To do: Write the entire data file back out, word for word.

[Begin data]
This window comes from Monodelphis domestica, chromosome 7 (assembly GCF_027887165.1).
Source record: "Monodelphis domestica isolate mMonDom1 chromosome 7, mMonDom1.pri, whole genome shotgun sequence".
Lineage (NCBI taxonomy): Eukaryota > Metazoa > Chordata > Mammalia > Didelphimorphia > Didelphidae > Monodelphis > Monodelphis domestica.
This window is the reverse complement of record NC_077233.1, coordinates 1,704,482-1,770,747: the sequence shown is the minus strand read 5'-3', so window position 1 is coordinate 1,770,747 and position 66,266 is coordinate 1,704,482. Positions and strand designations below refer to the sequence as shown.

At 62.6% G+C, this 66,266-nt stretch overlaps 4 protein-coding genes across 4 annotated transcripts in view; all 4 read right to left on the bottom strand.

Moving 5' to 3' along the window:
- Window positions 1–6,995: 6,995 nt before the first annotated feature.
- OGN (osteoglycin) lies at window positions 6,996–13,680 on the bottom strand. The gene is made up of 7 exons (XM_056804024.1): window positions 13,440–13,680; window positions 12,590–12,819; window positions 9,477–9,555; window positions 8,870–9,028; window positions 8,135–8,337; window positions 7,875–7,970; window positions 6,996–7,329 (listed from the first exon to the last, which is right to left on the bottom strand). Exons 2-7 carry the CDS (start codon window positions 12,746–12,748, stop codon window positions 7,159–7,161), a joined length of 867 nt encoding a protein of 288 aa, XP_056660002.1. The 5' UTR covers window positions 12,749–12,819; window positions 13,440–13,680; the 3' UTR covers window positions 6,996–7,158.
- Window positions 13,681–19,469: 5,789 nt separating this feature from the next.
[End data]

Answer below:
This window comes from Monodelphis domestica, chromosome 7 (assembly GCF_027887165.1).
Source record: "Monodelphis domestica isolate mMonDom1 chromosome 7, mMonDom1.pri, whole genome shotgun sequence".
Lineage (NCBI taxonomy): Eukaryota > Metazoa > Chordata > Mammalia > Didelphimorphia > Didelphidae > Monodelphis > Monodelphis domestica.
This window is the reverse complement of record NC_077233.1, coordinates 1,704,482-1,770,747: the sequence shown is the minus strand read 5'-3', so window position 1 is coordinate 1,770,747 and position 66,266 is coordinate 1,704,482. Positions and strand designations below refer to the sequence as shown.

At 62.6% G+C, this 66,266-nt stretch overlaps 4 protein-coding genes across 4 annotated transcripts in view; all 4 read right to left on the bottom strand.

Moving 5' to 3' along the window:
- Window positions 1–6,995: 6,995 nt before the first annotated feature.
- OGN (osteoglycin) lies at window positions 6,996–13,680 on the bottom strand. The gene is made up of 7 exons (XM_056804024.1): window positions 13,440–13,680; window positions 12,590–12,819; window positions 9,477–9,555; window positions 8,870–9,028; window positions 8,135–8,337; window positions 7,875–7,970; window positions 6,996–7,329 (listed from the first exon to the last, which is right to left on the bottom strand). Exons 2-7 carry the CDS (start codon window positions 12,746–12,748, stop codon window positions 7,159–7,161), a joined length of 867 nt encoding a protein of 288 aa, XP_056660002.1. The 5' UTR covers window positions 12,749–12,819; window positions 13,440–13,680; the 3' UTR covers window positions 6,996–7,158.
- Window positions 13,681–19,469: 5,789 nt separating this feature from the next.